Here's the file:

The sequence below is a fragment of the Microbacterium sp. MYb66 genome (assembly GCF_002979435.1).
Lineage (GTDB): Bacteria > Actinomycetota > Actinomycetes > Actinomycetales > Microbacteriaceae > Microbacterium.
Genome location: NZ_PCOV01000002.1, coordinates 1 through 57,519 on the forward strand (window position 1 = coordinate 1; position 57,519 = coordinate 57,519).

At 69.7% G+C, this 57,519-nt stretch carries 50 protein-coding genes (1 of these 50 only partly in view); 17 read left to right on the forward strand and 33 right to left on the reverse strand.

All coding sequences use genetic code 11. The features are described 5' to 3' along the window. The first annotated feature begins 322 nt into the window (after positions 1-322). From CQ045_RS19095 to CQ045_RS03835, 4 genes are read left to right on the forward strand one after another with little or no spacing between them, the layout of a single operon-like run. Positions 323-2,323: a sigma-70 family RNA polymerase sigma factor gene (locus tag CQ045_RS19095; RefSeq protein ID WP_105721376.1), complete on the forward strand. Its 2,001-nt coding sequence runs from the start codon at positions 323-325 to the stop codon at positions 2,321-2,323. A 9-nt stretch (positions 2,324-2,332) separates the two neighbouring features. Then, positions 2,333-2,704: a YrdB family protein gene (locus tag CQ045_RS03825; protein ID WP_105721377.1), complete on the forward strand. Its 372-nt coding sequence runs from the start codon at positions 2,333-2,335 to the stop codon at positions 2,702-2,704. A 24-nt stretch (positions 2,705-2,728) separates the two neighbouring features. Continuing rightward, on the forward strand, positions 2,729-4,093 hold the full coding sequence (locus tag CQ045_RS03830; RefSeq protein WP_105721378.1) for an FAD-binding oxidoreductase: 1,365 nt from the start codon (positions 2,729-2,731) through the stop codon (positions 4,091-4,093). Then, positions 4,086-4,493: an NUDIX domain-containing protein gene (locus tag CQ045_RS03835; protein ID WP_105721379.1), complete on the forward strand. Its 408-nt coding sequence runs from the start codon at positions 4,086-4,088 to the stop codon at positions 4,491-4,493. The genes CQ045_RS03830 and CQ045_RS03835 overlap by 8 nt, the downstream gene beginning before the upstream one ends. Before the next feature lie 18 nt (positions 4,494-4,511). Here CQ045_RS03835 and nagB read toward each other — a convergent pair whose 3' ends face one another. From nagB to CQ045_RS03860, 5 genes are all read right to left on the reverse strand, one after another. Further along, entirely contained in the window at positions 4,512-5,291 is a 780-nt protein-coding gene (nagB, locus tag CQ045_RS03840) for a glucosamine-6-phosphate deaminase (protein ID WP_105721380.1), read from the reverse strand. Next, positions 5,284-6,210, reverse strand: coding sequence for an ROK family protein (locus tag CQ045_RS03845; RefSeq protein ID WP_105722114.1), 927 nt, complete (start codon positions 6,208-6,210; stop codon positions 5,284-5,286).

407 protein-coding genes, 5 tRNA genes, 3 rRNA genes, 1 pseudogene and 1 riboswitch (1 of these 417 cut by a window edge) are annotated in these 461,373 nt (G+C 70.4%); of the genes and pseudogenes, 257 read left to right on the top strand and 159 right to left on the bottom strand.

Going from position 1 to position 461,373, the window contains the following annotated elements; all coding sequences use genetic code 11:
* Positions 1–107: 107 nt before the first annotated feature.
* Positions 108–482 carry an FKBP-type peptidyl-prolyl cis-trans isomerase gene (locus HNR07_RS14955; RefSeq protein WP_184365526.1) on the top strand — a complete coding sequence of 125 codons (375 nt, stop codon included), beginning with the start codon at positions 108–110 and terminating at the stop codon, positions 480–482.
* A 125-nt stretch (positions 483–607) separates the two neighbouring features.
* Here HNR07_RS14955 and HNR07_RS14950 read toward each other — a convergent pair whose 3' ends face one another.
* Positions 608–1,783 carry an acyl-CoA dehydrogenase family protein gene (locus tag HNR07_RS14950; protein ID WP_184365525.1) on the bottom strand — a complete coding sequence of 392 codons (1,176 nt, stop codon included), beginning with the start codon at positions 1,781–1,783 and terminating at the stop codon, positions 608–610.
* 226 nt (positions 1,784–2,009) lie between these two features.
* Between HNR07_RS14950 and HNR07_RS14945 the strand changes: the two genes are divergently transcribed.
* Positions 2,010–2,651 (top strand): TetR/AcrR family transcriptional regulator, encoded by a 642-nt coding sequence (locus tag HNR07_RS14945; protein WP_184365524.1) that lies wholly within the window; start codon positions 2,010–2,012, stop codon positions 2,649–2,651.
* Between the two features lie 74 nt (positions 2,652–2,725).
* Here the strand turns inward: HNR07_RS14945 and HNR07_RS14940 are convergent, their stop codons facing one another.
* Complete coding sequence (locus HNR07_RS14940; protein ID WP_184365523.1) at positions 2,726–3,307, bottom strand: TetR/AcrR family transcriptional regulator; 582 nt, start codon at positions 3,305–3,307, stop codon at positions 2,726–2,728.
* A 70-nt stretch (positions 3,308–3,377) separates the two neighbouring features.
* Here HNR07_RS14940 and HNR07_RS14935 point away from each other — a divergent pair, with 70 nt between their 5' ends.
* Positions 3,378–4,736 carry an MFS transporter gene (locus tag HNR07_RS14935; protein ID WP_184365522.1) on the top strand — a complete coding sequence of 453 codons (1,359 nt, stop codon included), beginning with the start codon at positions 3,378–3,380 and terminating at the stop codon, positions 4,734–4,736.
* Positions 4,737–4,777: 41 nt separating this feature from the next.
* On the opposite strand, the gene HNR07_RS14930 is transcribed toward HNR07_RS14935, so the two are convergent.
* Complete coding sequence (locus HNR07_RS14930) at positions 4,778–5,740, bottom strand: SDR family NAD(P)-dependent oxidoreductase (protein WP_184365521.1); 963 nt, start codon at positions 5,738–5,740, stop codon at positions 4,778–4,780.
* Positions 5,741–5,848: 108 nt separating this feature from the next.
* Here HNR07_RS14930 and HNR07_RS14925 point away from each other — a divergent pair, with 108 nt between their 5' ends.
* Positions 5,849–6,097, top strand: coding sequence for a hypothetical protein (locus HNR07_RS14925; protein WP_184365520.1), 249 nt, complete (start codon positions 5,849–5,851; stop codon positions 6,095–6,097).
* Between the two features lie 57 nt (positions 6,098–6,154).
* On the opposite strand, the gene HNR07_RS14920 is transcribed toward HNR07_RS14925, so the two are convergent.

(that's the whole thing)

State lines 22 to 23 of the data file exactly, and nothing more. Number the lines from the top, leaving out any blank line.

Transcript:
* Positions 4,737–4,777: 41 nt separating this feature from the next.
* On the opposite strand, the gene HNR07_RS14930 is transcribed toward HNR07_RS14935, so the two are convergent.